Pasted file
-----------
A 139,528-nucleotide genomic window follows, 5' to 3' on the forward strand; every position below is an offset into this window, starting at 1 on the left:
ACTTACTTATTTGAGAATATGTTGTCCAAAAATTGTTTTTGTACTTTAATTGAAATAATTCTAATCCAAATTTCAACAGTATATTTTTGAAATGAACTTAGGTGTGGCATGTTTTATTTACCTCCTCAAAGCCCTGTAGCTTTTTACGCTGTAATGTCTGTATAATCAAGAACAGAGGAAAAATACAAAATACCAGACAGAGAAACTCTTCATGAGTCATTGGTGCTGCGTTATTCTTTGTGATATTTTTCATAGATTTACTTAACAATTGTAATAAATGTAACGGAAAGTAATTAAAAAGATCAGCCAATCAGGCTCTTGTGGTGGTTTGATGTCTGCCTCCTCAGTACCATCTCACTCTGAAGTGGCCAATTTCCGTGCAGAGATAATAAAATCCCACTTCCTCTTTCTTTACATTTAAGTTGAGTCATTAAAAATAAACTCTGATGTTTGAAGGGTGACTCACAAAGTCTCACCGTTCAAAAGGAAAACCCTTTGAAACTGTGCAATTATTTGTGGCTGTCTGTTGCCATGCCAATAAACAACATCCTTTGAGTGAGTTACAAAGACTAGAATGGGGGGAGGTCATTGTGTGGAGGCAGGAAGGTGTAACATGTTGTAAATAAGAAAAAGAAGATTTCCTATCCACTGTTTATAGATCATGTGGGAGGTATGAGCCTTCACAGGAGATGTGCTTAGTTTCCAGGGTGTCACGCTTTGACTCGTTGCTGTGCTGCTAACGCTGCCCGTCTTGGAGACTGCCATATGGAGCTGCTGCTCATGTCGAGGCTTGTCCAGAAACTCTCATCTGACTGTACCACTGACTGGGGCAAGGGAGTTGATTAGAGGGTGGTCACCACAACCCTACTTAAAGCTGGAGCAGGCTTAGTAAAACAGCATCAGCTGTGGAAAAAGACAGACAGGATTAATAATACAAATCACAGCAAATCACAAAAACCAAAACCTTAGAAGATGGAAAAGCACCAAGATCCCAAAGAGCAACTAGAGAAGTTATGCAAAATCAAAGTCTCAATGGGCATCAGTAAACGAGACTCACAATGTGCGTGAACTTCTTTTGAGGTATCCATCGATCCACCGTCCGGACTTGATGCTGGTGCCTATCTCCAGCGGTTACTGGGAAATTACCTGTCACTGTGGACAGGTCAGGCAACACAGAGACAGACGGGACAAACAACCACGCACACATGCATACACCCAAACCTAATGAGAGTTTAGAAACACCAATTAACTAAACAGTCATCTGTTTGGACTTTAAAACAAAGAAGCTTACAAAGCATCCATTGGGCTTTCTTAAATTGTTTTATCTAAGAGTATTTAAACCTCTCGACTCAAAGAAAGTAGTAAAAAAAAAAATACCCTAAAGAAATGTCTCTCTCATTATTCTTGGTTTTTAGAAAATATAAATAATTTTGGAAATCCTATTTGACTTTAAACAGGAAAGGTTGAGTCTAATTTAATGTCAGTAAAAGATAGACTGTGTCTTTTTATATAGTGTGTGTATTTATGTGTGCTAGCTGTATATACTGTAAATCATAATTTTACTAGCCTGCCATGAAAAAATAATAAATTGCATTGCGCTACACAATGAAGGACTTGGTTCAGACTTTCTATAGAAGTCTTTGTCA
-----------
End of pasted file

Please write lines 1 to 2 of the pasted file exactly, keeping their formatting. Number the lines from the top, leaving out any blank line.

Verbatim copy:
A 139,528-nucleotide genomic window follows, 5' to 3' on the forward strand; every position below is an offset into this window, starting at 1 on the left:
ACTTACTTATTTGAGAATATGTTGTCCAAAAATTGTTTTTGTACTTTAATTGAAATAATTCTAATCCAAATTTCAACAGTATATTTTTGAAATGAACTTAGGTGTGGCATGTTTTATTTACCTCCTCAAAGCCCTGTAGCTTTTTACGCTGTAATGTCTGTATAATCAAGAACAGAGGAAAAATACAAAATACCAGACAGAGAAACTCTTCATGAGTCATTGGTGCTGCGTTATTCTTTGTGATATTTTTCATAGATTTACTTAACAATTGTAATAAATGTAACGGAAAGTAATTAAAAAGATCAGCCAATCAGGCTCTTGTGGTGGTTTGATGTCTGCCTCCTCAGTACCATCTCACTCTGAAGTGGCCAATTTCCGTGCAGAGATAATAAAATCCCACTTCCTCTTTCTTTACATTTAAGTTGAGTCATTAAAAATAAACTCTGATGTTTGAAGGGTGACTCACAAAGTCTCACCGTTCAAAAGGAAAACCCTTTGAAACTGTGCAATTATTTGTGGCTGTCTGTTGCCATGCCAATAAACAACATCCTTTGAGTGAGTTACAAAGACTAGAATGGGGGGAGGTCATTGTGTGGAGGCAGGAAGGTGTAACATGTTGTAAATAAGAAAAAGAAGATTTCCTATCCACTGTTTATAGATCATGTGGGAGGTATGAGCCTTCACAGGAGATGTGCTTAGTTTCCAGGGTGTCACGCTTTGACTCGTTGCTGTGCTGCTAACGCTGCCCGTCTTGGAGACTGCCATATGGAGCTGCTGCTCATGTCGAGGCTTGTCCAGAAACTCTCATCTGACTGTACCACTGACTGGGGCAAGGGAGTTGATTAGAGGGTGGTCACCACAACCCTACTTAAAGCTGGAGCAGGCTTAGTAAAACAGCATCAGCTGTGGAAAAAGACAGACAGGATTAATAATACAAATCACAGCAAATCACAAAAACCAAAACCTTAGAAGATGGAAAAGCACCAAGATCCCAAAGAGCAACTAGAGAAGTTATGCAAAATCAAAGTCTCAATGGGCATCAGTAAACGAGACTCACAATGTGCGTGAACTTCTTTTGAGGTATCCATCGATCCACCGTCCGGACTTGATGCTGGTGCCTATCTCCAGCGGTTACTGGGAAATTACCTGTCACTGTGGACAGGTCAGGCAACACAGAGACAGACGGGACAAACAACCACGCACACATGCATACACCCAAACCTAATGAGAGTTTAGAAACACCAATTAACTAAACAGTCATCTGTTTGGACTTTAAAACAAAGAAGCTTACAAAGCATCCATTGGGCTTTCTTAAATTGTTTTATCTAAGAGTATTTAAACCTCTCGACTCAAAGAAAGTAGTAAAAAAAAAAATACCCTAAAGAAATGTCTCTCTCATTATTCTTGGTTTTTAGAAAATATAAATAATTTTGGAAATCCTATTTGACTTTAAACAGGAAAGGTTGAGTCTAATTTAATGTCAGTAAAAGATAGACTGTGTCTTTTTATATAGTGTGTGTATTTATGTGTGCTAGCTGTATATACTGTAAATCATAATTTTACTAGCCTGCCATGAAAAAATAATAAATTGCATTGCGCTACACAATGAAGGACTTGGTTCAGACTTTCTATAGAAGTCTTTGTCA